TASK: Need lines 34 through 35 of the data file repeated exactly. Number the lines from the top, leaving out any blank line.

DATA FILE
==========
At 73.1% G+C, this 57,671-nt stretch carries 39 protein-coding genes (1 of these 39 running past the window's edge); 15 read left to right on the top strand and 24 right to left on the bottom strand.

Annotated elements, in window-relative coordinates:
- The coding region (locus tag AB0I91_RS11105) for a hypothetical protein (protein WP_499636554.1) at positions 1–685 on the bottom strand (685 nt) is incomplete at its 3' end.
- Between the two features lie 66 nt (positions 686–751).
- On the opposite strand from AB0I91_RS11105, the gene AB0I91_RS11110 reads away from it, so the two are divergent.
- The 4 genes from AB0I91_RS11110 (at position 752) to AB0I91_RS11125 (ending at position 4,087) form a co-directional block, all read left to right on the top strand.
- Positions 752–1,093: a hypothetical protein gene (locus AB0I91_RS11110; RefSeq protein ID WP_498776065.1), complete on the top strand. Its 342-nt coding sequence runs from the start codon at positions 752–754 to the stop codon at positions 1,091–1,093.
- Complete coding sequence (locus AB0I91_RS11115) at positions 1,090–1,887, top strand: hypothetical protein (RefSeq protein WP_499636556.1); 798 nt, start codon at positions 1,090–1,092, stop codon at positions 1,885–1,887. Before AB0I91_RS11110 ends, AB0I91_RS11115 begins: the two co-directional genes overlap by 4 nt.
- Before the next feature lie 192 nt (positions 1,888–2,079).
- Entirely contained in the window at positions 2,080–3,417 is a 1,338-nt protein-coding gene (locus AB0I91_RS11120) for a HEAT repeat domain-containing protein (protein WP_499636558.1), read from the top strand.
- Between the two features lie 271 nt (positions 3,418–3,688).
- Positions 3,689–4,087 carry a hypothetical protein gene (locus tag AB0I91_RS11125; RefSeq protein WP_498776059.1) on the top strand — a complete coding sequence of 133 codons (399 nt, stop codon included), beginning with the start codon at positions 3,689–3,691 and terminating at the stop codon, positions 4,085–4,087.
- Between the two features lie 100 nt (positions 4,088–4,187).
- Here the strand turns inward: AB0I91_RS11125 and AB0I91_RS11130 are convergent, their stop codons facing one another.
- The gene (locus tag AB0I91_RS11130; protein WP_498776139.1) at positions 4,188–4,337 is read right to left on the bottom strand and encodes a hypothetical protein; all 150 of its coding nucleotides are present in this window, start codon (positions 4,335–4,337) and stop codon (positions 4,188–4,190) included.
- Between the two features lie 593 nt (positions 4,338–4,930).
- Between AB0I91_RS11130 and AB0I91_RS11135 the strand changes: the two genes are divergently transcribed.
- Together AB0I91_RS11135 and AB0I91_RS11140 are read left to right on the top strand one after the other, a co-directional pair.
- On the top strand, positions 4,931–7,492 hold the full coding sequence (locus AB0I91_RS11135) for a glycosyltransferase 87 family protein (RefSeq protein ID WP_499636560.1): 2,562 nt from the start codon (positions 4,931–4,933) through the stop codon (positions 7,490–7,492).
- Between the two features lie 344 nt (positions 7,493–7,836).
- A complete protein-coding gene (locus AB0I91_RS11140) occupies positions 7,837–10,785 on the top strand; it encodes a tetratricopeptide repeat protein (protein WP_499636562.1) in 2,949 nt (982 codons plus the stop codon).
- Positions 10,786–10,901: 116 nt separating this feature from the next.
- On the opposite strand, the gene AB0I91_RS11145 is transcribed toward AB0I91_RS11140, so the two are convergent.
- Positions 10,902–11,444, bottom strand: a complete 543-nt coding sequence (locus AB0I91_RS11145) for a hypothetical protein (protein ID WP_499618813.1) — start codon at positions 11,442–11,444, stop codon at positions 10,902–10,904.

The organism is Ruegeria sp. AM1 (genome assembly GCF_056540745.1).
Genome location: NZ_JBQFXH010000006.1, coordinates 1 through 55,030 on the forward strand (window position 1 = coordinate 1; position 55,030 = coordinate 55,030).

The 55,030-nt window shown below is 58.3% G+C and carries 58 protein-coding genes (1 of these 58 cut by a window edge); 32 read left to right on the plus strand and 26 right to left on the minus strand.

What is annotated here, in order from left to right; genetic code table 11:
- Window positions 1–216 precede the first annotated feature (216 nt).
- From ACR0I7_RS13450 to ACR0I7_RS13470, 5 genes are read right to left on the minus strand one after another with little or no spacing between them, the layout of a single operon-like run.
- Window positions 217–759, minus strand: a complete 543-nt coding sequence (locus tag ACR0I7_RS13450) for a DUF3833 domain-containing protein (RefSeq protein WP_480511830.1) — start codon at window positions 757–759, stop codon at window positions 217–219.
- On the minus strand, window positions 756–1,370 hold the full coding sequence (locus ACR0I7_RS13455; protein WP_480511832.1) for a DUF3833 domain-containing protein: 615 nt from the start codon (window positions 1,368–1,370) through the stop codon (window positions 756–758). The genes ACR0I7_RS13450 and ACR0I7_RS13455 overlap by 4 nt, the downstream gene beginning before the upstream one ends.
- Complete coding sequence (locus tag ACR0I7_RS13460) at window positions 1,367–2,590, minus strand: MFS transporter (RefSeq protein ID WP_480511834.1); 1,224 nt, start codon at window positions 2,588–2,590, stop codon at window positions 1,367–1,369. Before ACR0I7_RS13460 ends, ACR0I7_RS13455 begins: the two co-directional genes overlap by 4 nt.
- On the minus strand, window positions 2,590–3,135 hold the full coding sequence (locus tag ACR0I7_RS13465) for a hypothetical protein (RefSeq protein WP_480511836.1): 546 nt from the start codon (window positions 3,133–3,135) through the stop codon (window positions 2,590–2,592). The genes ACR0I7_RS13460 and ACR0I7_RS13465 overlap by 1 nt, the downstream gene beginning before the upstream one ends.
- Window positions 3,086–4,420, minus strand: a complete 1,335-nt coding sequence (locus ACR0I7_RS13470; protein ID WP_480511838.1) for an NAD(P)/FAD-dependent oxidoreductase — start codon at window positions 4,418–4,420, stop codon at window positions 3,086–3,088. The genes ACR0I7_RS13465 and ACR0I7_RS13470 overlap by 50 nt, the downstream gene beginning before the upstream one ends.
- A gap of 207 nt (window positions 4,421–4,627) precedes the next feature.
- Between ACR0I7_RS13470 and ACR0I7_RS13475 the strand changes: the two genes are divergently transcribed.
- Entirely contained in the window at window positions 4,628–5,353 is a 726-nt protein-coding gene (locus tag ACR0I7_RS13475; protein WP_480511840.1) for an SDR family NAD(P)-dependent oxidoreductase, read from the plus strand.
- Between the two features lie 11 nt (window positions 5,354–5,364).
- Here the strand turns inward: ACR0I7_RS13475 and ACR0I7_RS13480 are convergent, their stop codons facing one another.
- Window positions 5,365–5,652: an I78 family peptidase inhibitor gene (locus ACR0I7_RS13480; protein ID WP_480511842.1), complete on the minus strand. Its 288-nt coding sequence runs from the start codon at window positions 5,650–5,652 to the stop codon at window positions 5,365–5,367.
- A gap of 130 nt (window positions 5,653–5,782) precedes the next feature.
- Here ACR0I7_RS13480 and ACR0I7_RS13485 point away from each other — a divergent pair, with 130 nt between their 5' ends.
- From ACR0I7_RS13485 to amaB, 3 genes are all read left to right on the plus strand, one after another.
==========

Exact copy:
- On the minus strand, window positions 2,590–3,135 hold the full coding sequence (locus tag ACR0I7_RS13465) for a hypothetical protein (RefSeq protein WP_480511836.1): 546 nt from the start codon (window positions 3,133–3,135) through the stop codon (window positions 2,590–2,592). The genes ACR0I7_RS13460 and ACR0I7_RS13465 overlap by 1 nt, the downstream gene beginning before the upstream one ends.
- Window positions 3,086–4,420, minus strand: a complete 1,335-nt coding sequence (locus ACR0I7_RS13470; protein ID WP_480511838.1) for an NAD(P)/FAD-dependent oxidoreductase — start codon at window positions 4,418–4,420, stop codon at window positions 3,086–3,088. The genes ACR0I7_RS13465 and ACR0I7_RS13470 overlap by 50 nt, the downstream gene beginning before the upstream one ends.